That was only the beginning of a two year nightmare, involving nearly all of the symptoms listed below at some point or another. 


While there were some periods of time when her health would rally somewhat (my sister and I called these ‘reprieves’), the disease was unrelenting in its progression. 


Mom was in an out of the hospital, and eventually had a TIPS procedure to bypass the liver’s portal vein and help with the fluid buildup.  It only helped for a few months.


In the end, mom was admitted to hospice, where she suffered a fatal variceal bleed (internal bleeding caused by increased blood pressure in the portal vein system).


The presence of enlarged veins (varices) usually causes no symptoms.


Until they bleed.


And then it becomes an emergency.


Sometimes a surgeon can tie off or cauterize the bleed.


In my mom’s situation, she was already so weak and ill that her body would not have survived any kind of invasive medical intervention.


So with that said, these are the signs and symptoms may occur in the earlier stages of cirrhosis:


  • Blood capillaries become visible on the skin on the upper abdomen
  • Fatigue
  • Insomnia
  • Itchy skin
  • Loss of appetite
  • Loss of body weight
  • Nausea
  • Pain or tenderness in the area where the liver is located
  • Red or blotchy palms
  • Weakness.


The following signs and symptoms may appear as liver cirrhosis progresses:


  • Abdomen fills up with fluid, giving the patient a large tummy (ascites)
  • Accelerated heartbeat
  • Altered personality (as blood toxins build up and affect the brain)
  • Bleeding gums
  • Body and upper arms lose mass
  • Body finds it harder to process alcohol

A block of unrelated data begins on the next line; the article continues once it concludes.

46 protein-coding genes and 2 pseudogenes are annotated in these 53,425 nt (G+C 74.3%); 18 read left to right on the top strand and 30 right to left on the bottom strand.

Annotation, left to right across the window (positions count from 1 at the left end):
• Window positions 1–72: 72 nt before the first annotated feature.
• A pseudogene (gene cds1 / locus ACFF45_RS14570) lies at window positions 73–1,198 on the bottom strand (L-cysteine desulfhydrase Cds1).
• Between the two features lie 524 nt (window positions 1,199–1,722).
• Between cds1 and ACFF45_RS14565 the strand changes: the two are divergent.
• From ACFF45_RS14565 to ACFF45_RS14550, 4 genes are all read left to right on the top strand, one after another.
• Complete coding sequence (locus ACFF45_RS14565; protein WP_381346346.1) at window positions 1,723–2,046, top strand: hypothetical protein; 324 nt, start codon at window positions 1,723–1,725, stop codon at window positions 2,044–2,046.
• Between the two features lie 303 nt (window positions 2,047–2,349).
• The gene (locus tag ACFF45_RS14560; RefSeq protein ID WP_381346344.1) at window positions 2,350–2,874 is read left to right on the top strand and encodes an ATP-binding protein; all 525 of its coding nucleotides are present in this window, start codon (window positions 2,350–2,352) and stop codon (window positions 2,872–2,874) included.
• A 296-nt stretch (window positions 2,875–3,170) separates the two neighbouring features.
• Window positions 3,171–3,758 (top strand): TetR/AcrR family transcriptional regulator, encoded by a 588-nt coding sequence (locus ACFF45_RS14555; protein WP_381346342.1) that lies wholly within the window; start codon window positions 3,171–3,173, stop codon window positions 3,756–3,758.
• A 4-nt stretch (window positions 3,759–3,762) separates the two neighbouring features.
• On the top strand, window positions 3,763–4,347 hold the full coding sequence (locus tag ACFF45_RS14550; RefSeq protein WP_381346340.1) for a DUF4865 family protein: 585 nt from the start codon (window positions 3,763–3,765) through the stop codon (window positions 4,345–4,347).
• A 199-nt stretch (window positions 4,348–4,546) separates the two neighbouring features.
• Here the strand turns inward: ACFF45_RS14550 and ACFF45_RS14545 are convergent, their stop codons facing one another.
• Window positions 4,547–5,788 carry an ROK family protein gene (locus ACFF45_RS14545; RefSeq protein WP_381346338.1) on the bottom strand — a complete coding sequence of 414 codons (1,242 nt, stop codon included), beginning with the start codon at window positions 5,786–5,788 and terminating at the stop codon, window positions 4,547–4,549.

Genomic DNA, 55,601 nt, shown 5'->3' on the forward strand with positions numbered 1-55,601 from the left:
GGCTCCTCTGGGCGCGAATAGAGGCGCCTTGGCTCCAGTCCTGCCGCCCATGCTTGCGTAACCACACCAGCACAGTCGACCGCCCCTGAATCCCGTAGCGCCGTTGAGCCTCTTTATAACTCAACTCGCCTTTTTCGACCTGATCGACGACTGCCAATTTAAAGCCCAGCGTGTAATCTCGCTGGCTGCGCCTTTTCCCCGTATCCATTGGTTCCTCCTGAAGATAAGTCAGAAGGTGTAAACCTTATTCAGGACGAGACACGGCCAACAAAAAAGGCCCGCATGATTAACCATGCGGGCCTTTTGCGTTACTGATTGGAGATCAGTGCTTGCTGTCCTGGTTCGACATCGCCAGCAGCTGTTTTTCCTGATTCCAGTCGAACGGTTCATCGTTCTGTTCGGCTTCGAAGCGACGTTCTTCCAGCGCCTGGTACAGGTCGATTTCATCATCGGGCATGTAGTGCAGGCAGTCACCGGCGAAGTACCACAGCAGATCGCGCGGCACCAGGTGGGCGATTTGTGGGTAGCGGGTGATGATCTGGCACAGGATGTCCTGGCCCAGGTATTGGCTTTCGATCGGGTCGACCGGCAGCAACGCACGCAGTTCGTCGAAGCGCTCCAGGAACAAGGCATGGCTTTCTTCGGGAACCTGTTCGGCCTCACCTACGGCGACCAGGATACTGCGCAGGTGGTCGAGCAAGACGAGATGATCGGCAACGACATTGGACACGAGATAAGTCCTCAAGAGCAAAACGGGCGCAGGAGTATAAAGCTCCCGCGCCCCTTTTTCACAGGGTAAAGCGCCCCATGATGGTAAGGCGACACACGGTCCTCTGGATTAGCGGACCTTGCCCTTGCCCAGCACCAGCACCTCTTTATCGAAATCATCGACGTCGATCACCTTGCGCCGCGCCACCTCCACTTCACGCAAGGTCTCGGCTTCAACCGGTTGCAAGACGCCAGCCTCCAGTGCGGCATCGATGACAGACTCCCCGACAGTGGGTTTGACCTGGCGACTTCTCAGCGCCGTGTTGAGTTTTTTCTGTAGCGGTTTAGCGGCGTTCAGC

• Body finds it harder to process drugs
  • Confusion
  • Dizziness
  • Fluid buildup on ankles, feet and legs (edema)
  • Hair loss
  • Higher susceptibility to bruising
  • Jaundice (yellowing of the skin, whites of the eyes, and tongue)
  • Loss of libido (sex drive)
  • Memory problems
  • More frequent fevers (susceptibility to infections)
  • Muscle cramps
  • Nosebleeds
  • Pain on the right shoulder
  • Panting (breathlessness)
  • Stools become black and tarry, or very pale
  • Urine becomes darker
  • Vomiting blood
  • Walking problems (staggering).




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Causes of Cirrhosis of the Liver



 If you’re like me, you probably associate Cirrhosis of the Liver with alcoholism.

It was an terrible surprise to learn that my mom, a non drinker, had developed this deadly disease.  In her case, the cirrhosis developed as a result of NASH (nonalcoholic steatohepatitis, or Fatty Liver disease).


In fact, cirrhosis has a variety of causes, and many people with cirrhosis have more than one cause of liver damage.


The list below shows common causes of cirrhosis in the United States. While chronic hepatitis C and alcohol-related liver disease are the most common causes of cirrhosis, the incidence of cirrhosis caused by nonalcoholic fatty liver disease is rising due to increasing rates of obesity.


Chronic hepatitis C. Hepatitis C is due to a viral infection that causes inflammation, or swelling, and damage to the liver. The hepatitis C virus spreads through contact with infected blood, such as from a needlestick accident, injection drug use, or receiving a blood transfusion before 1992. Less commonly, hepatitis C can be spread by sexual contact with an infected person or at the time of childbirth from an infected mother to her newborn.


Hepatitis C often becomes chronic, with long-term persistence of the viral infection. Chronic hepatitis C causes damage to the liver that, over years or decades, can lead to cirrhosis.


Advanced therapies for chronic hepatitis C now exist, and health care providers should treat people with chronic hepatitis C before they develop severe fibrosis or cirrhosis. Unfortunately, many people first realize they have chronic hepatitis C when they develop symptoms of cirrhosis.


Alcohol-related liver disease. Alcoholism is the second most common cause of cirrhosis in the United States. Most people who consume alcohol do not suffer damage to the liver. However, heavy alcohol use over several years makes a person more likely to develop alcohol-related liver disease. The amount of alcohol it takes to damage the liver varies from person to person.,fl_progressive,q_80,w_800/gbigr28lwjypbyz1mmgk.jpg


Research suggests that drinking two or fewer drinks a day for women and three or fewer drinks a day for men may not injure the liver. Drinking more than these amounts leads to fat and inflammation in the liver, which over 10 to 12 years can lead to alcoholic cirrhosis.